Despite a significant increase in genomic data, our knowledge of gene functions and their transcriptional responses to environmental stimuli remains limited. Here, we use the model keystone species Daphnia pulex to study environmental responses of genes in the context of their gene family history to better understand the relationship between genome structure and gene function in response to environmental stimuli. Daphnia were exposed to five different treatments, each consisting of a diet supplemented with one of five cyanobacterial species, and a control treatment consisting of a diet of only green algae. Differential gene expression profiles of Daphnia exposed to each of these five cyanobacterial species showed that genes with known functions are more likely to be shared by different expression profiles, whereas genes specific to the lineage of Daphnia are more likely to be unique to a given expression profile. Furthermore, while only a small number of nonlineage-specific genes were conserved across treatment type, there was a high degree of overlap in expression profiles at the functional level. The conservation of functional responses across the different cyanobacterial treatments can be attributed to the treatment-specific expression of different paralogous genes within the same gene family. Comparison with available gene expression data in the literature suggests differences in nutritional composition in diets with cyanobacterial species compared to diets of green algae as a primary driver for cyanobacterial effects on Daphnia. We conclude that conserved functional responses in Daphnia across different cyanobacterial treatments are mediated through alternate regulation of paralogous gene families. PMID:25754071

Asselman, Jana; Pfrender, Michael E; Lopez, Jacqueline A; De Coninck, Dieter I M; Janssen, Colin R; Shaw, Joseph R; De Schamphelaere, Karel A C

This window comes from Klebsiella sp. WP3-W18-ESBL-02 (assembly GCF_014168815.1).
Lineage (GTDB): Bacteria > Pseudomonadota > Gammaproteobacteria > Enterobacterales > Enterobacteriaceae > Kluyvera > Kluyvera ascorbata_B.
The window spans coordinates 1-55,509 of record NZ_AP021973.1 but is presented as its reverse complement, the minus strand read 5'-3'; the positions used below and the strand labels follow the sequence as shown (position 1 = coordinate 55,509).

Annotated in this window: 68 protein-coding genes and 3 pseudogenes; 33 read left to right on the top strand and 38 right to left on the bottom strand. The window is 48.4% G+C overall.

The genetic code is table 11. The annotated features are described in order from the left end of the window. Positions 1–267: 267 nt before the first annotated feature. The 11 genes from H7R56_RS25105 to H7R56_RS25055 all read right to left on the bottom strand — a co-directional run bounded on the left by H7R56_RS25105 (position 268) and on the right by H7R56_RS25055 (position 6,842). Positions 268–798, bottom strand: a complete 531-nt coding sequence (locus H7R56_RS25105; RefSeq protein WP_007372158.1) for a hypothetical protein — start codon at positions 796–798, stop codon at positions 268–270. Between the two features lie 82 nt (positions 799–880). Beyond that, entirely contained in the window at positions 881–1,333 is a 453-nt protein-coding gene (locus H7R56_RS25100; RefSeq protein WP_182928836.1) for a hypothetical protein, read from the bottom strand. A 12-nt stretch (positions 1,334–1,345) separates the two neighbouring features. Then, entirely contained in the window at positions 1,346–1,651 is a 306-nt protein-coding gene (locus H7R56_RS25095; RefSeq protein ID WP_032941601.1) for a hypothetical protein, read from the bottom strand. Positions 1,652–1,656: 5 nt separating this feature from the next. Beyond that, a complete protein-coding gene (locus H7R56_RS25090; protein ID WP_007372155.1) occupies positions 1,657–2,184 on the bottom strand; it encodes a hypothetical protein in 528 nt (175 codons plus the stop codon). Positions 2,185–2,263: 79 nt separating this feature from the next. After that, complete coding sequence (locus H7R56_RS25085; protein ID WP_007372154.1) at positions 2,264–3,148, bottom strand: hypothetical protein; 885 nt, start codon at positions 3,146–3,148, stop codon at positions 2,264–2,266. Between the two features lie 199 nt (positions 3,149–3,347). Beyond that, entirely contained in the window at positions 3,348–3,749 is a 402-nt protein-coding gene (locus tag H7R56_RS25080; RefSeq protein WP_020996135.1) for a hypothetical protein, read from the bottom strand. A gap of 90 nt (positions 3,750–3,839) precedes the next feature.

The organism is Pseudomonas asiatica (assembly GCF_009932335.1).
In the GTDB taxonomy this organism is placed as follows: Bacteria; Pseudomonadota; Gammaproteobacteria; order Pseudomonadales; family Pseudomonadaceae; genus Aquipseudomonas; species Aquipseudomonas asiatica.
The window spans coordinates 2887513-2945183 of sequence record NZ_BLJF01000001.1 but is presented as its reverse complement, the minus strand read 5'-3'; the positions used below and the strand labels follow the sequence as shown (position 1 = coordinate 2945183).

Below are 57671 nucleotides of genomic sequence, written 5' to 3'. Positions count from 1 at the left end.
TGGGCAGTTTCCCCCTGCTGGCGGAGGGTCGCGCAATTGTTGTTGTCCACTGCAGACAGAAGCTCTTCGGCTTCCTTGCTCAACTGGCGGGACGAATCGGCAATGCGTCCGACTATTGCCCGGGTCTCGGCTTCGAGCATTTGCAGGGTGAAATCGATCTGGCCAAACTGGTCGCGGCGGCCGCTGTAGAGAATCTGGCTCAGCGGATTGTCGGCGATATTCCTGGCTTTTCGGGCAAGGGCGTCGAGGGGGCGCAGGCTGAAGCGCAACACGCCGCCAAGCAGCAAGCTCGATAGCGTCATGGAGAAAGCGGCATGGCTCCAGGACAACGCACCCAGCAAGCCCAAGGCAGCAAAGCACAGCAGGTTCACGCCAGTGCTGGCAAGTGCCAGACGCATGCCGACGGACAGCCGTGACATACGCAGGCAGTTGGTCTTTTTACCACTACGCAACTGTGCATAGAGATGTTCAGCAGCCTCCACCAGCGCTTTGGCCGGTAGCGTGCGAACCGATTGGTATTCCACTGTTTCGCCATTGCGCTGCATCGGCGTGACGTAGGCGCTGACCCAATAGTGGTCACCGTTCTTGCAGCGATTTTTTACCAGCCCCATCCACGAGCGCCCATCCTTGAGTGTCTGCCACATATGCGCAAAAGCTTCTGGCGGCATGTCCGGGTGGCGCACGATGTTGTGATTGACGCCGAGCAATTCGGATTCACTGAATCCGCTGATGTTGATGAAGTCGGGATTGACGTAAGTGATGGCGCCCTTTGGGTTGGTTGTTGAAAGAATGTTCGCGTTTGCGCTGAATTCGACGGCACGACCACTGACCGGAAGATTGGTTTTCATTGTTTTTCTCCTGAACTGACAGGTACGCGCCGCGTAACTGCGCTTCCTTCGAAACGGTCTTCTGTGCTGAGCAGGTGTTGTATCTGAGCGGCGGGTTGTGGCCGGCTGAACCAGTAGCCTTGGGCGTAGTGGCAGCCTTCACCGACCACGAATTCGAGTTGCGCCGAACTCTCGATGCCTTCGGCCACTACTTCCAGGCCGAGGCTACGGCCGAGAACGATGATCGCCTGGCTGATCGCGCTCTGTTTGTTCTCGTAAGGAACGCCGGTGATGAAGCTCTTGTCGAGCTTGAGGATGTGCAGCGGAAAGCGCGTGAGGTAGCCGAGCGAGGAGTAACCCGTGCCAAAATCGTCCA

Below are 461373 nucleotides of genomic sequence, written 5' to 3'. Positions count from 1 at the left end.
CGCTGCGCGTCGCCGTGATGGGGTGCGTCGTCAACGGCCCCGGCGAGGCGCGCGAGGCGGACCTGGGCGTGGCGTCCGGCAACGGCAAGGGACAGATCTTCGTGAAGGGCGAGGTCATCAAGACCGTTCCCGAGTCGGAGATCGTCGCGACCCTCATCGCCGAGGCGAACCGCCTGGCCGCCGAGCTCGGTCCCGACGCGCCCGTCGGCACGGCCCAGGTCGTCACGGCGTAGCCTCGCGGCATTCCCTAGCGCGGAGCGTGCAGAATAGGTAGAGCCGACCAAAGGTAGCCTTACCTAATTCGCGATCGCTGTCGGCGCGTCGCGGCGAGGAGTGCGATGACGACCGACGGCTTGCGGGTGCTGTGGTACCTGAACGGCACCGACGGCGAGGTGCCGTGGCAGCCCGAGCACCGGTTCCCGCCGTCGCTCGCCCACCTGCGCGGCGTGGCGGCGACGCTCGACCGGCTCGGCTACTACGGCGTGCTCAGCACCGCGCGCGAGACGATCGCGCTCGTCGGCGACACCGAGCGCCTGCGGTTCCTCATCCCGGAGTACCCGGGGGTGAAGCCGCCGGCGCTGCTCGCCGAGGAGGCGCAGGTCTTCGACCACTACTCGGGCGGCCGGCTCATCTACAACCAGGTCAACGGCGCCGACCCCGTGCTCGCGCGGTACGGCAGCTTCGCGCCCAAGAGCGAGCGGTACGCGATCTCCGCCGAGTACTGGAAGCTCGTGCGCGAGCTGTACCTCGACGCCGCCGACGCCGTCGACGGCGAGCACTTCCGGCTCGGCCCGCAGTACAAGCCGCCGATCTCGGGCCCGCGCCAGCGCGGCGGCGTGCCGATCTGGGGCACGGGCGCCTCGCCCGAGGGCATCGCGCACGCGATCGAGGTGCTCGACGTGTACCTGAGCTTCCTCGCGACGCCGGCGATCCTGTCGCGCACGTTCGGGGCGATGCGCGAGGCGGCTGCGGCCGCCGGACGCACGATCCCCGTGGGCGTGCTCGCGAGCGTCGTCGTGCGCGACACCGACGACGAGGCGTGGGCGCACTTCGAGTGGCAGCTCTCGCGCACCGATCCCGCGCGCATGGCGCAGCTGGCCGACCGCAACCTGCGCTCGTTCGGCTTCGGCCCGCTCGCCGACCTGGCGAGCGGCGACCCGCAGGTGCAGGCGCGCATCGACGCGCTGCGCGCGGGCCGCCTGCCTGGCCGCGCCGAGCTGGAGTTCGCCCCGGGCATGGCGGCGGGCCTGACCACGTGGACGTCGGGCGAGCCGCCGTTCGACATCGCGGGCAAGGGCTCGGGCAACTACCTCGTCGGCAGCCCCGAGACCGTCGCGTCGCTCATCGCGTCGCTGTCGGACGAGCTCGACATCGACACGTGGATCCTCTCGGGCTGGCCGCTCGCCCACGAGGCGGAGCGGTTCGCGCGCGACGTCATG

2015-04-01

219

Consanguinity and familial mental retardation.  

PubMed Central

Studies made in a group of patients with mental retardation showed that there was a high degree of parental consanguinity of the order of 30.3%. Index cases with parental consanguinity showed a relatively higher prevalence where more than one sib was affected. Cases with metabolic defects were also more common among cases with parental consanguinity. There is a need for studies in the general population in order to understand the biological significance of consanguinity. PMID:1271423

Sridhara Rama Rao, B S; Narayanan, H S

1976-01-01

220

X-linked mental retardation  

Microsoft Academic Search

A survey of the mentally retarded children with an IQ between 30 and 55 born in a 10-year period (1955-64) and now of school age was carried out in New South Wales. The number of propositi who had a similarly affected sib of the same sex was ascertained; 58 boys had a similarly affected brother(s) and 22 girls had a

Gillian Turner; Brian Turner

1974-01-01

221

[Neuroleptics in mentally retarded children].  

PubMed

Long-term administration of neuroleptic drugs to 149 severely mentally retarded children led to a significantly higher number of somatic complications and respiratory morbidity, as compared with a control group (p < or = 5%). Precise differentiation of the influence of neuroleptics from other drugs, complications of the basic diagnosis of oligophrenia and others is not possible so far. Therefore it is essential to consider carefully the indication for administration of neuroleptics and to reduce thus their undesirable effects to a minimum. PMID:7902782

Höllge, J

1993-09-01

222

Fire-Retardant Polymeric Additives  

NASA Technical Reports Server (NTRS)